Have a little faith.
No one is expecting you to waltz onto campus with years of research experience – or any at all – under your belt. Professors definitely recognize that everyone has to start somewhere. I had a little freak-out about this earlier in the year, and a grad student friend of mine said something that I found very comforting: “in my experience” (and trust me â€“ this guy has a lot of experience) “it’s a lot more important to show that you’re willing to learn, than it is to show off how much you already know.”
^Something to bear in mind.
Anyway, here you are, resume and bucketloads of faith in tow. Time to begin your search! Resources to take advantage of: 1) People you know (professors, TAs, freshman advisor, GRT, friends), 2) The UROP website, 3) Department websites, 4) Department doors (knock!), 5) Off-campus institutions, and 6) Talks and symposia.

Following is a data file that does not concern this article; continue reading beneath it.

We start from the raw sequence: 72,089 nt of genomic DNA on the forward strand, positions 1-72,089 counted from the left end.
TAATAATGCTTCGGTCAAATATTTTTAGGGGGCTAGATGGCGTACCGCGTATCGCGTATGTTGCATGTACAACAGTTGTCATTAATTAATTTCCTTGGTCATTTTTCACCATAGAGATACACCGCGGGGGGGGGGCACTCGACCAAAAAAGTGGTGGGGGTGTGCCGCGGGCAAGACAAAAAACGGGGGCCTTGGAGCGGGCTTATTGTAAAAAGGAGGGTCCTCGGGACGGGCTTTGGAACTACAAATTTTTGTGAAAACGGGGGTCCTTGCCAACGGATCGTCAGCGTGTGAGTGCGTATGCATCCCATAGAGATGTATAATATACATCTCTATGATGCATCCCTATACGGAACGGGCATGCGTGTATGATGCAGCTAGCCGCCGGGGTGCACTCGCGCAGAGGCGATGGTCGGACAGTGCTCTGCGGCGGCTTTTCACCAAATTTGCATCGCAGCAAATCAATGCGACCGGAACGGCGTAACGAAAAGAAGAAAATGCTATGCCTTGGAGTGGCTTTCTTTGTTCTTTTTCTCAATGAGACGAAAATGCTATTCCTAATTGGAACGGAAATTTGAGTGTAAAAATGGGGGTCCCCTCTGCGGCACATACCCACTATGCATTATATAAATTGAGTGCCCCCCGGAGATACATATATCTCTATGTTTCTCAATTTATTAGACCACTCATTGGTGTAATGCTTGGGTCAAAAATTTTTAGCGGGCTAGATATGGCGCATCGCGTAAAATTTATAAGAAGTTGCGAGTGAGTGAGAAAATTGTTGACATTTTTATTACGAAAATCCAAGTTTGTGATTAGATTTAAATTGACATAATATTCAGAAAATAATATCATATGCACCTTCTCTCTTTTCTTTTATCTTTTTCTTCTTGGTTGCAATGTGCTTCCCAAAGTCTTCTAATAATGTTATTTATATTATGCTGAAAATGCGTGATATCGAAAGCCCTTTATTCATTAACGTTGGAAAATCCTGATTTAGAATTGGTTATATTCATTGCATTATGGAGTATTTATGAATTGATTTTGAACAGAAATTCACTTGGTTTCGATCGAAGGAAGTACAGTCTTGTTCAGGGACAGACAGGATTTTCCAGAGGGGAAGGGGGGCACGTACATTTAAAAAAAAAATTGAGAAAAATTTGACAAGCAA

1. People you know
Professors: you have regular access to these people, and they all do research! I know people who got UROPs by sticking around after lecture, or visiting during office hours. Chat to your professor about his or her work, and if it sounds like something you might be interested in, ask if there are any UROP opportunities available. Worst possible scenario: there aren’t, and you look elsewhere. Don’t feel intimidated.
TAs: again, people you have regular access to, who do research. Maybe you find your TA easier to approach than your professor; he or she holds office hours, too, so you can chat then or before/after recitation.
Your freshman advisor: it’s this person’s job to help you. My advisor wrote a couple of e-mails on my behalf to people he knew in his department, which was awesome. It helps to know people who know people.
Your GRT: a graduate student living in your dorm. Mine does work at the Media Lab, and I definitely wouldn’t hesitate to ask him for suggestions. Again: it helps to know people who know people.